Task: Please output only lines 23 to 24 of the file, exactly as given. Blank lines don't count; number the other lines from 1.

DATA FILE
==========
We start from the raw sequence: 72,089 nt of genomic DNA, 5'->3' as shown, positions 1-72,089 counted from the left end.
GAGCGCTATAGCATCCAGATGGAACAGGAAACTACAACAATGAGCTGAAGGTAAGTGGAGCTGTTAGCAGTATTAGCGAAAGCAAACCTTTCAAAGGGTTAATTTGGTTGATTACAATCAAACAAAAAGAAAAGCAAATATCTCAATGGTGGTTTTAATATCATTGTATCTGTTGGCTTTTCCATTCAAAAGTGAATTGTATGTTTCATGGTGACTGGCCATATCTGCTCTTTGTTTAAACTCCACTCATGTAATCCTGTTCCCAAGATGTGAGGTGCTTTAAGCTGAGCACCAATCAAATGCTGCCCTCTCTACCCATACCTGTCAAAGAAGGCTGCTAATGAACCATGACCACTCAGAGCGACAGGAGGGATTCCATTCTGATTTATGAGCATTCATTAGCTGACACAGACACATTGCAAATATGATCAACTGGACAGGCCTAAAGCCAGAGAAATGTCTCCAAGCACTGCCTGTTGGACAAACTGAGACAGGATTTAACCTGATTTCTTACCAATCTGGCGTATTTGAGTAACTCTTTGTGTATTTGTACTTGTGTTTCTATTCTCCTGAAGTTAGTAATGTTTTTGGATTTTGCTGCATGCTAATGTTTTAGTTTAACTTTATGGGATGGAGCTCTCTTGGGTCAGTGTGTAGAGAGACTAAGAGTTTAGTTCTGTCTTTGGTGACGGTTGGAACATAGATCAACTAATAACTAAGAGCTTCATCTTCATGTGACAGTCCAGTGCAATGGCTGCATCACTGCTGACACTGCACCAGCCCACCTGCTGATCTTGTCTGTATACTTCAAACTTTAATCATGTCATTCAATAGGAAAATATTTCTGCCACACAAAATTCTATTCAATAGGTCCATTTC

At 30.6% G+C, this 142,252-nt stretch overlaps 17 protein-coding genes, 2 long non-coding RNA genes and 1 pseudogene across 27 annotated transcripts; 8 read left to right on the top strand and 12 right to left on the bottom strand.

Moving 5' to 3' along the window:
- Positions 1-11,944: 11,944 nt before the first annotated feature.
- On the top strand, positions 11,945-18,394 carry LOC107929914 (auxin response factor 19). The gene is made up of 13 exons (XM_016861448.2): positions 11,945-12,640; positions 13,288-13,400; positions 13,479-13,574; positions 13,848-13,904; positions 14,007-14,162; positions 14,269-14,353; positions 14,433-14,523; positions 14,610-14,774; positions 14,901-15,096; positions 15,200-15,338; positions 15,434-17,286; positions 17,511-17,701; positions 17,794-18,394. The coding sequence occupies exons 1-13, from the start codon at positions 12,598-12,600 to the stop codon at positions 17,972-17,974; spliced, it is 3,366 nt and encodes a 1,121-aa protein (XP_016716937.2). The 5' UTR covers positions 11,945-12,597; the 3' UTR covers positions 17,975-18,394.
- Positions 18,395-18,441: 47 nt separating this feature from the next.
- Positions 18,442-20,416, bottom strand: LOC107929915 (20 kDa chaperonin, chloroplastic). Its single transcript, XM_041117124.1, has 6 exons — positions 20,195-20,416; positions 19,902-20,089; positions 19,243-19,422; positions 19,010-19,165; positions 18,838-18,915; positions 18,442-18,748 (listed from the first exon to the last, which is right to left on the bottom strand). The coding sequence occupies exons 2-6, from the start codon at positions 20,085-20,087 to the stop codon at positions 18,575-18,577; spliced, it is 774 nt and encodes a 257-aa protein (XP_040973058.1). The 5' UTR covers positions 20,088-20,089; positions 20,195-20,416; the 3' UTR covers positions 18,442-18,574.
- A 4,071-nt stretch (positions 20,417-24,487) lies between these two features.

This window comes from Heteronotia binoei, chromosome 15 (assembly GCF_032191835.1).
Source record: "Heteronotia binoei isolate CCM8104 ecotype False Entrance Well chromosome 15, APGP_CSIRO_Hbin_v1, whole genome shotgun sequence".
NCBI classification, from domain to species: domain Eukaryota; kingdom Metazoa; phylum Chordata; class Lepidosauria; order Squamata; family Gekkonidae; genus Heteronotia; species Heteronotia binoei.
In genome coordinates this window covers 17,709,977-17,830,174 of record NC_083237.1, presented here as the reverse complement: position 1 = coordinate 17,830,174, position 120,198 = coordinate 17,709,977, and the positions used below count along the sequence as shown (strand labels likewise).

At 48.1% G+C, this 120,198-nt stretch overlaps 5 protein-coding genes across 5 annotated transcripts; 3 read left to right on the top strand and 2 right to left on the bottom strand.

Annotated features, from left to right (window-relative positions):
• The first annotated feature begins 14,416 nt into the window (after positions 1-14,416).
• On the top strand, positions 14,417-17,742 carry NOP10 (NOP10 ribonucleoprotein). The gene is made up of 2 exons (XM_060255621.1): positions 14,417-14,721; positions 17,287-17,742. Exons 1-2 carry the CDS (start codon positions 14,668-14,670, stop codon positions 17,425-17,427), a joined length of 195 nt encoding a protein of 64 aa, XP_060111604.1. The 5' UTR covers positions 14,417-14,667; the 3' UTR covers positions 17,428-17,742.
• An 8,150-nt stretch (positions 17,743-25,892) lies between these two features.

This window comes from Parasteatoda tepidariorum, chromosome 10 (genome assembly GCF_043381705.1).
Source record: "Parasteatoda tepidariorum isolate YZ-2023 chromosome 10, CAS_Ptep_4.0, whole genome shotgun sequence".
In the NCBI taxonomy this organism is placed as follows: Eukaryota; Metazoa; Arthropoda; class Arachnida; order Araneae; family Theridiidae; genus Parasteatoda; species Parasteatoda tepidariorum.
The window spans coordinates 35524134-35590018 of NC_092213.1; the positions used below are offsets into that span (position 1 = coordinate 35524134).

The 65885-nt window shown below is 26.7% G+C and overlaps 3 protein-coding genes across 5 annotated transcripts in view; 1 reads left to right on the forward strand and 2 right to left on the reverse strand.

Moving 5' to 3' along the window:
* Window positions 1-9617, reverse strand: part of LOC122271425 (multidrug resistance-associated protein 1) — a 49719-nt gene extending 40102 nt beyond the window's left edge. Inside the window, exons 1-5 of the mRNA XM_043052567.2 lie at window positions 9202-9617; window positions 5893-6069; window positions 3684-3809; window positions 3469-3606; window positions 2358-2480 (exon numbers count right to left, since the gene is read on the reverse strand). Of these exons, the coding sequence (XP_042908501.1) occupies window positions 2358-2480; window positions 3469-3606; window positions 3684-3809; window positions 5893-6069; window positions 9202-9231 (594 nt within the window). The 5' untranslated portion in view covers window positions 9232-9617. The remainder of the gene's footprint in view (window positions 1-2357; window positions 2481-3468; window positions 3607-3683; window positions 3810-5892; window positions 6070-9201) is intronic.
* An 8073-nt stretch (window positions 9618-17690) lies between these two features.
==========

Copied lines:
The 65885-nt window shown below is 26.7% G+C and overlaps 3 protein-coding genes across 5 annotated transcripts in view; 1 reads left to right on the forward strand and 2 right to left on the reverse strand.

Moving 5' to 3' along the window: